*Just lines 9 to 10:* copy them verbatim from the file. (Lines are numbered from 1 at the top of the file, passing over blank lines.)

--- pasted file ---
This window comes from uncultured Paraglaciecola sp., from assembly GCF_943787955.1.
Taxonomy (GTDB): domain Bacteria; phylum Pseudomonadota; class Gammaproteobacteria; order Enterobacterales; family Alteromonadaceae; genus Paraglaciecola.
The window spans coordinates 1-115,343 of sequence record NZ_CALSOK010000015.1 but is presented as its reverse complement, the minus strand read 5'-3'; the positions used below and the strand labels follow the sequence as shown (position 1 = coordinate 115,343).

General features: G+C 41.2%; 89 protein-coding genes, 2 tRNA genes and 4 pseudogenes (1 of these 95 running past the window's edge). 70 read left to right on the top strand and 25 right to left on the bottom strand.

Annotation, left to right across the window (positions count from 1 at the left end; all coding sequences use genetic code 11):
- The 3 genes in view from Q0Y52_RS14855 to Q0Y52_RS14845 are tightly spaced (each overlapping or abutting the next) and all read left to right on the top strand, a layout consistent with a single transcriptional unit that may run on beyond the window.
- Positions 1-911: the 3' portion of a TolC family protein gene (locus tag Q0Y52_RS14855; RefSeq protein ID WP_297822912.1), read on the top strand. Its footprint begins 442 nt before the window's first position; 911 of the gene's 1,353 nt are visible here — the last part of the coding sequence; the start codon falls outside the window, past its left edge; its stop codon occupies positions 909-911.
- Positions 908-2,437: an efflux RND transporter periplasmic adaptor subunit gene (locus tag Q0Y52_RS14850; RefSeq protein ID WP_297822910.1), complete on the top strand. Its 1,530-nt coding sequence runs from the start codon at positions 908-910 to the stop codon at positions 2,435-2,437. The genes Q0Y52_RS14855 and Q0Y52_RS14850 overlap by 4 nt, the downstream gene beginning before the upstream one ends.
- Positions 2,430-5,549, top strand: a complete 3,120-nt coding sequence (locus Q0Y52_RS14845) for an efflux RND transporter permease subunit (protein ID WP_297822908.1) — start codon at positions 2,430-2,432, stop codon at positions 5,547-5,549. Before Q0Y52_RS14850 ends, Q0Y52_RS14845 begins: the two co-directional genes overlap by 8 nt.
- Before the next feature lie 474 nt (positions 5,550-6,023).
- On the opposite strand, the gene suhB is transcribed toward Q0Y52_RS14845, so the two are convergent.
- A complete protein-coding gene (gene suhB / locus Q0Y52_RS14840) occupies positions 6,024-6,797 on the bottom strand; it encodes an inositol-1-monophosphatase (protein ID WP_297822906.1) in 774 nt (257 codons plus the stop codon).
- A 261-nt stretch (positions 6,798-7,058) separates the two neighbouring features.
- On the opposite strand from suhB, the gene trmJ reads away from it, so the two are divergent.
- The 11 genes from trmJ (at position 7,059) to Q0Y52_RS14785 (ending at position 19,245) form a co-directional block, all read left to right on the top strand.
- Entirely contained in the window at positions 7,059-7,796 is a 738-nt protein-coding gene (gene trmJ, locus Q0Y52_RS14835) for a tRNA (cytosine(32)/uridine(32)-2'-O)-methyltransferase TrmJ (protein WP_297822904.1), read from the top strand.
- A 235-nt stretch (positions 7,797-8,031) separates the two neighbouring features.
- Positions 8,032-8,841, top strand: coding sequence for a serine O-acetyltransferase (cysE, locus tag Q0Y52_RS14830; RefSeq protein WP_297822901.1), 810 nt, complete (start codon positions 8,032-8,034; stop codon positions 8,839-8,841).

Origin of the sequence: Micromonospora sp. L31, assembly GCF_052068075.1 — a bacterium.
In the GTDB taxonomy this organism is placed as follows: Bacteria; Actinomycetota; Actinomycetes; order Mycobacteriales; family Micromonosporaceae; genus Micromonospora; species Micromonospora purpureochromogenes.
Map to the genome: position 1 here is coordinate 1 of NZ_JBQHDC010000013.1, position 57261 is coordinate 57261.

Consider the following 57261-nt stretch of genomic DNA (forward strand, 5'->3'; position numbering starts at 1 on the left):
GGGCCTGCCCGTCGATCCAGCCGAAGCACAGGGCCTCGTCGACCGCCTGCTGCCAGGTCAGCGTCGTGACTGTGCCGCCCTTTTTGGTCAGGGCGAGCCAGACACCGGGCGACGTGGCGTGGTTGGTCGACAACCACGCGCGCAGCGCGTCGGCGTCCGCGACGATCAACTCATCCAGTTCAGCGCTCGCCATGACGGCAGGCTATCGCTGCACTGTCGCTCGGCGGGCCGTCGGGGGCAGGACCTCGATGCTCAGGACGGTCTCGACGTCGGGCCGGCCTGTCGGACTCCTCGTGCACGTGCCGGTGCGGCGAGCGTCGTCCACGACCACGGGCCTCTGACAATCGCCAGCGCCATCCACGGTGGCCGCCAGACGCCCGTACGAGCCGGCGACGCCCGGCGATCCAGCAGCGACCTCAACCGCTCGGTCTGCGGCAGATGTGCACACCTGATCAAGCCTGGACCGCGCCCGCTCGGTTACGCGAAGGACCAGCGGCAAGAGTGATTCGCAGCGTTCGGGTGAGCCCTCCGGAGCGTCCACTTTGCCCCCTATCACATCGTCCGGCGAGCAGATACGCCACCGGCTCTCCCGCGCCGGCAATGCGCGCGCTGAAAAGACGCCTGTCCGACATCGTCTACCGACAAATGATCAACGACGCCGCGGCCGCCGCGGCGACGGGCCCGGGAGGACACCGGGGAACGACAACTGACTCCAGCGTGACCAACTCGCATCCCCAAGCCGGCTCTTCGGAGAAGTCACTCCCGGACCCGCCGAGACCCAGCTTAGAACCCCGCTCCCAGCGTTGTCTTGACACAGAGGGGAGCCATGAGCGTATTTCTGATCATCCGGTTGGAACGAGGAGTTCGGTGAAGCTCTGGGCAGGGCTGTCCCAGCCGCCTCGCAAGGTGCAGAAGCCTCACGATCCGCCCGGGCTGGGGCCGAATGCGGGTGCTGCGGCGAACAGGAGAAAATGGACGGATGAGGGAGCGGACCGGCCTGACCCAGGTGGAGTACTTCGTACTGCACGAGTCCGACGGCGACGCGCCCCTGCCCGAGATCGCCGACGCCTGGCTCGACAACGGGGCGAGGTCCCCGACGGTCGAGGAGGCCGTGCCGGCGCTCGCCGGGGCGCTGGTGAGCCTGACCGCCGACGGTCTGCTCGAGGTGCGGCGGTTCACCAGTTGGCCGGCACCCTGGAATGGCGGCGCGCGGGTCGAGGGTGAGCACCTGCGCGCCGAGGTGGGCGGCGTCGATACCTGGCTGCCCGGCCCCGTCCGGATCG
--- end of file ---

- Positions 2,430-5,549, top strand: a complete 3,120-nt coding sequence (locus Q0Y52_RS14845) for an efflux RND transporter permease subunit (protein ID WP_297822908.1) — start codon at positions 2,430-2,432, stop codon at positions 5,547-5,549. Before Q0Y52_RS14850 ends, Q0Y52_RS14845 begins: the two co-directional genes overlap by 8 nt.
- Before the next feature lie 474 nt (positions 5,550-6,023).